At least 83 MTA workers have died of coronavirus with more than 3,000 confirmed cases, the transport authority’s chairman said Wednesday.
Patrick J. Foye pointed to New York being the epicenter of the COVID-19 crisis in the United States as he attempted to defend his organizations response to the pandemic.
He once again blamed the Centers for Disease Control and Prevention, telling reporters he ‘regrets’ that the federal agency did not tell people to wear masks sooner.
Foye said: ‘I regret that the CDC and the World Health Organization gave the advice that they did. I do regret that they gave that advice to the entire country. I think that everybody in the country regrets the failings of the CDC.’
The MTA followed initial CDC guidance which said its 71,000 workers did not have to wear face coverings. At the beginning of March workers were banned from wearing their own masks, Politico reports.
As the death toll among MTA workers continued to rise masks were eventually given to staff on March 27. The CDC said people should wear a mask on April 8.
At least 83 MTA workers have died of coronavirus with more than 3,000 confirmed cases, the transport authority’s chairman said Wednesday. A worker is pictured in a mask Wednesday
MTA chairman Patrick J. Foye pointed to New York being the epicenter of the COVID-19 crisis in the United States as he attempted to defend his organizations response to the pandemic
Foye said earlier this month: ‘The only ‘sluggish’ response has been on the part of the [WHO and CDC], whose guidelines against widespread use of masks the MTA (a transportation organization, not a medical provider) initially followed but has since disregarded.’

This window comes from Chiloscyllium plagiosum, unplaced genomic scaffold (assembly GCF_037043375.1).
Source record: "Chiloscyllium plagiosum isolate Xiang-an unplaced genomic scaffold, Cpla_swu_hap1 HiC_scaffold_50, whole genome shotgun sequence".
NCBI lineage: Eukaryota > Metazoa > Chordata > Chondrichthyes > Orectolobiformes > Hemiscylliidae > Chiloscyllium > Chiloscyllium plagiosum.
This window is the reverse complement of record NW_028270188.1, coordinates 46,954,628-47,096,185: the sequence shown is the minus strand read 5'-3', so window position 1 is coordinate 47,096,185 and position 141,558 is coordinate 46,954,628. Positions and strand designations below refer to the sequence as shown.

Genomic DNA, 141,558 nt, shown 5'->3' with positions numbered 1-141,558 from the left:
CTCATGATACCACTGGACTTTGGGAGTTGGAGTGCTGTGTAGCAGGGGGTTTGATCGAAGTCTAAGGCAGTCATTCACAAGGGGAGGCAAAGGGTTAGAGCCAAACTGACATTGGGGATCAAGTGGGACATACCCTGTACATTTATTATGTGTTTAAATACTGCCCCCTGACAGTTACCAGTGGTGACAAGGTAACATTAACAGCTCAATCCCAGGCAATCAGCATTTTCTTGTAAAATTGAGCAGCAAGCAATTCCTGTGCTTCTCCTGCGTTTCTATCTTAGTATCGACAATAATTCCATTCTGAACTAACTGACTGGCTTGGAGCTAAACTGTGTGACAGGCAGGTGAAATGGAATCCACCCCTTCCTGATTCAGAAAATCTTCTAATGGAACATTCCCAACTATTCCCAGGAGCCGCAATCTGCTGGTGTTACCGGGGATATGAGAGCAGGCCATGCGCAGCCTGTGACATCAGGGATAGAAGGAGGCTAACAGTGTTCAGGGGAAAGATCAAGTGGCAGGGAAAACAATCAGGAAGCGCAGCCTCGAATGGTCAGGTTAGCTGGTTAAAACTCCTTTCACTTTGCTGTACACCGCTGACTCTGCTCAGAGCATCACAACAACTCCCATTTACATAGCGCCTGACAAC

Of the confirmed cases 2,636 work on the subway or buses as do all but three of those who have died.
Foye, who is among those who has tested positive for the virus, said Wednesday: ‘New York is the epicenter of the pandemic. The transit workers who have passed away are, the data suggests, primarily male.
‘Many of them have underlying medical conditions, which the public health officials tell us is an issue with respect to the ability to survive this. No one knows, in the public transit world, how the virus was spread, under what conditions in was spread.’
New York state and city officials ordered anyone who doesn’t have an ‘essential job’ to stay home. As a result subway ridership fell 93 per cent.
Transit workers are among those who are deemed essential employees and are still required to go to work despite the ongoing pandemic.
The death toll in New York City was confirmed to be 9,944 Wednesday, with a further 5,052 probable deaths.
Transport Workers Union Local 100 president Tony Utano told The New York Daily News: ‘The risks transit workers face every day, and the sacrifices that have been made, demand they receive hazard pay from the MTA.’
It was announced last week that families of Metropolitan Transportation Authority staff who have died from the coronavirus will receive $500,000.
The funds were part of the line-of-duty death benefits that union leaders pressed MTA heads to provide.
The benefits – part of the MTA labor contract – had been held up as the MTA wanted the federal government to pay. A negotiation was reached after several days.
The MTA is planning to cover the health insurance of spouses and their dependents for three years in addition to the lump $500,000 payment.
Families will not be required to prove that the virus was contracted while the transit worker was on the job.
Elvin Gonzalez, an MTA bus driver has his temperature taken before starting his shift at the West Farms Bus Depot on April 10
An MTA transit worker cleans a nearly empty Times Square – 42nd street subway station following the outbreak of coronavirus disease
To keep trains from getting too crowded, New York’s MTA says it has sought to keep up normal service on the most-used routes.
There are also police directing people on subway platforms to less crowded sections of trains. Riders are urged to cover their faces and to report situations where social distancing is not being observed.
But one worker told The New York Post: ‘It’s like they’re making it up as they go along. They’re giving the operators N95 masks labeled single-use, and they’re giving them instructions on how to clean them, saying they’re supposed to keep it for five days.’
Sarah Feinberg, the interim president of New York City Transit: ‘I’m proud that we’ve been the most aggressive transit agency in the country in acting quickly and decisively to protect our workforce.’